Chapter no 76

Empire of Storms

It took over a week to plan it.

Over a week alone for Sartaq and Houlun to dig up ancient maps of the Dagul Fells.

Most were vague and useless. What riders had assessed from the air but not dared get too close to detail. The kharankui’s territory was small, but had grown larger, bolder these last few years.

And it was into the dark heart of their territory that they would go. The hardest part was convincing Borte to remain behind.

But Nesryn and Sartaq left that up to Houlun. And one sharp word from the hearth-mother had the girl falling in line. Even as Borte’s eyes simmered with outrage, she bowed to her grandmother’s wishes. As heir, Houlun had snapped, Borte’s first obligation was to their people. The bloodline ended with her. Should Borte head into the dim tangle of Dagul, she might as well spit upon where her mother’s sulde stood on the slopes of Arundin.

Borte had insisted that if she, as Houlun’s heir, was to stay, then Sartaq, as the khagan’s potential successor, should remain as well.

To that, Sartaq had merely stalked off into the interior hallways of Altun, saying that if being his father’s successor meant sitting idly by while others fought for him, then his siblings could have the damn crown.

So only the three of them would go, Nesryn and Sartaq flying on Kadara, Falkan tucked away as a field mouse in Nesryn’s pocket.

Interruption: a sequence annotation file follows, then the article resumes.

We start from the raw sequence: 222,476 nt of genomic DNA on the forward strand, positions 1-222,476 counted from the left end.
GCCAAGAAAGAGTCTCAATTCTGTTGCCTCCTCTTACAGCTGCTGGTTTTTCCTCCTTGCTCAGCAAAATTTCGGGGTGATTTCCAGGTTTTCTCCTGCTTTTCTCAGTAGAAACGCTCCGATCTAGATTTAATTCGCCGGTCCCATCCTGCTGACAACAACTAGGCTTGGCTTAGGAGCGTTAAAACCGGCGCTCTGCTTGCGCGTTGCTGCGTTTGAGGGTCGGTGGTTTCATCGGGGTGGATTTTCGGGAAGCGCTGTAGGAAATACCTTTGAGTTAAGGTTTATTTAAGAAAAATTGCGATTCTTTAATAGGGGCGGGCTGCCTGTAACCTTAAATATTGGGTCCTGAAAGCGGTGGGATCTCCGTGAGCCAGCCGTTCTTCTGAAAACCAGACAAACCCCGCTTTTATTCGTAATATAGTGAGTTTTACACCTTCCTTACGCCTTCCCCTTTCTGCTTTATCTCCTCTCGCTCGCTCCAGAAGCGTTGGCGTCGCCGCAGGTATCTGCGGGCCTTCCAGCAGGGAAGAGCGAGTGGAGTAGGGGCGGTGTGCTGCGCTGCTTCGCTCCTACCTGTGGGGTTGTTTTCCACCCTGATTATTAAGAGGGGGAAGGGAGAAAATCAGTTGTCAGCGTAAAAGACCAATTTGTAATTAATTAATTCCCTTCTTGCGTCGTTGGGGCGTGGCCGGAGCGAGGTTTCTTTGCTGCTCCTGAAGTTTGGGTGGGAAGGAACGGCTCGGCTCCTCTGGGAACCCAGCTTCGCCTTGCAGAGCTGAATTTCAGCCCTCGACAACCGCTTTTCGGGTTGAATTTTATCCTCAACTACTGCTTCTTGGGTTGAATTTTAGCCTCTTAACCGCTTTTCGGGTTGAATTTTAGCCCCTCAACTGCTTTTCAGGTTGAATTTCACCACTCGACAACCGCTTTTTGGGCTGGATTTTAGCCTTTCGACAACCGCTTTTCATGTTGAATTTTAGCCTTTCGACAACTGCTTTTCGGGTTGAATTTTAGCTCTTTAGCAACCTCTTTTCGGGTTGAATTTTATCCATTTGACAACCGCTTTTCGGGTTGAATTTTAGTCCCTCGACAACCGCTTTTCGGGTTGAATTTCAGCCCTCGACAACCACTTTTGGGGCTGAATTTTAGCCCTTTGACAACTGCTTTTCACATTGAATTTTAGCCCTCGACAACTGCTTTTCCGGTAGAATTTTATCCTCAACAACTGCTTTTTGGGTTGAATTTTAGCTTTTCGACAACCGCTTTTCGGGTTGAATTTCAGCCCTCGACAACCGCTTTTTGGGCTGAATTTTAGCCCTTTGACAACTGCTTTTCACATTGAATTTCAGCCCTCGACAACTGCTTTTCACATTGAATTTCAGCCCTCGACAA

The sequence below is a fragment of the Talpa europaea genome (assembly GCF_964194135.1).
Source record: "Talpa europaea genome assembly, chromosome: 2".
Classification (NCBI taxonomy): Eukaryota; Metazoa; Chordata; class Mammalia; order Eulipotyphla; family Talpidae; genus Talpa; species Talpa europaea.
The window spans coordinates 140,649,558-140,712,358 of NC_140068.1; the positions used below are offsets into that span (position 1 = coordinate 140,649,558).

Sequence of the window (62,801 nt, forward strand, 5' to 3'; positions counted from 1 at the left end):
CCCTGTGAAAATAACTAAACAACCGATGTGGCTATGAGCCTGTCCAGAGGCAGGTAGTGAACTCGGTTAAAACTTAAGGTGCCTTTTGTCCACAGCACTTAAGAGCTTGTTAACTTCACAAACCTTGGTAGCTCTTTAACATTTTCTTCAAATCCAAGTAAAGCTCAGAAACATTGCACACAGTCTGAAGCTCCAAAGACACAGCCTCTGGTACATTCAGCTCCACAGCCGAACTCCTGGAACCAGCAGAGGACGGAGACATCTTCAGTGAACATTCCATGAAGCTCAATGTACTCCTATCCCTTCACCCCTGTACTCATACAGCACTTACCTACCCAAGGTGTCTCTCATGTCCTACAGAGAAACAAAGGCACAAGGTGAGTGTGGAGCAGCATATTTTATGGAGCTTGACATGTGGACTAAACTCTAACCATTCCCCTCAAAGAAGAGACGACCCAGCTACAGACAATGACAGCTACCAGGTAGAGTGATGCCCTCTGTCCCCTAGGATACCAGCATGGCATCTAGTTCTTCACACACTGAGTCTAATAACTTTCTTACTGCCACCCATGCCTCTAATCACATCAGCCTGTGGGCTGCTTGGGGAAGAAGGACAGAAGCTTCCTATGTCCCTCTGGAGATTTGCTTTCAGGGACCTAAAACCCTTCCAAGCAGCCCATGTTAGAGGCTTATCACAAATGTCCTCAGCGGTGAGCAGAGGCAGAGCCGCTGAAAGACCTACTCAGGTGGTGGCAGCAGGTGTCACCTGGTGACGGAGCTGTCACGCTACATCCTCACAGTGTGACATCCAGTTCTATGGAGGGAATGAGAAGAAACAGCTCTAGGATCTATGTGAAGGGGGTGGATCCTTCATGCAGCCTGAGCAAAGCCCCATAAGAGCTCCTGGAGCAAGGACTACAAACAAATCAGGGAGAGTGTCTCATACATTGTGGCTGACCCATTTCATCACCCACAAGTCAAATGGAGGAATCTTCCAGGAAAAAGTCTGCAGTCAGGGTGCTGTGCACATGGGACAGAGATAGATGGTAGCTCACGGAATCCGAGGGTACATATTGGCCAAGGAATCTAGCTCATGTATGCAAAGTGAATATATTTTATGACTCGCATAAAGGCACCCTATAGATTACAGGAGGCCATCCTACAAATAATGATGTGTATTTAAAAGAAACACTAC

There had been a final debate last night about bringing a legion. Borte had argued for it, Sartaq against it. They did not know how many kharankui dwelled in the barren peaks and forested vales between them. They could not risk needlessly losing many lives, and did not have the time to waste on thorough reconnaissance. Three could sneak in—but an army of ruks would be spotted long before they arrived.

The argument had raged over the fire pit, but Houlun had settled it: the small company would go. And if they did not return within four days, an army would follow. Half a day to fly down, a day to survey the area, a day to go in, and then return with the stolen hatchlings. Perhaps even learn what the Fae had feared from the spiders, how they’d fought them. If they were lucky.

They’d been flying for hours now, the high wall of the Fells growing closer with every flap of Kadara’s wings. Soon, now, they’d cross that first ridge of the gray mountains and enter into the spiders’ territory. Nesryn’s breakfast sat heavy in her stomach with each mile closer, her mouth as dry as parchment.

Behind her, Sartaq had been silent for most of the ride. Falkan dozed in her breast pocket, emerging only now and then to poke out his whiskered snout, sniff at the air, and then duck back inside. Conserving his strength while he could.

The shifter was still sleeping when Nesryn said to Sartaq, “Did you mean what you said last night—about refusing the crown if it meant not fighting?”

Sartaq’s body was a warm wall at her back. “My father has gone to war

—all khagans have. He possesses the Ebony and Ivory sulde precisely for that. But if it somehow became the case that I would be denied such things in favor of the bloodline surviving … Yes. A life confined to that court is not what I want.”

“And yet you are favored to become khagan one day.”

“So the rumors say. But my father has never suggested or spoken of it. For all I know, he could crown Duva instead. The gods know she’d certainly be a kind ruler. And is the only one of us to have produced offspring.”

Nesryn chewed her lip. “Why—why is it that you haven’t married?” She’d never had the nerve to ask. Though she’d certainly found herself wondering it during these weeks.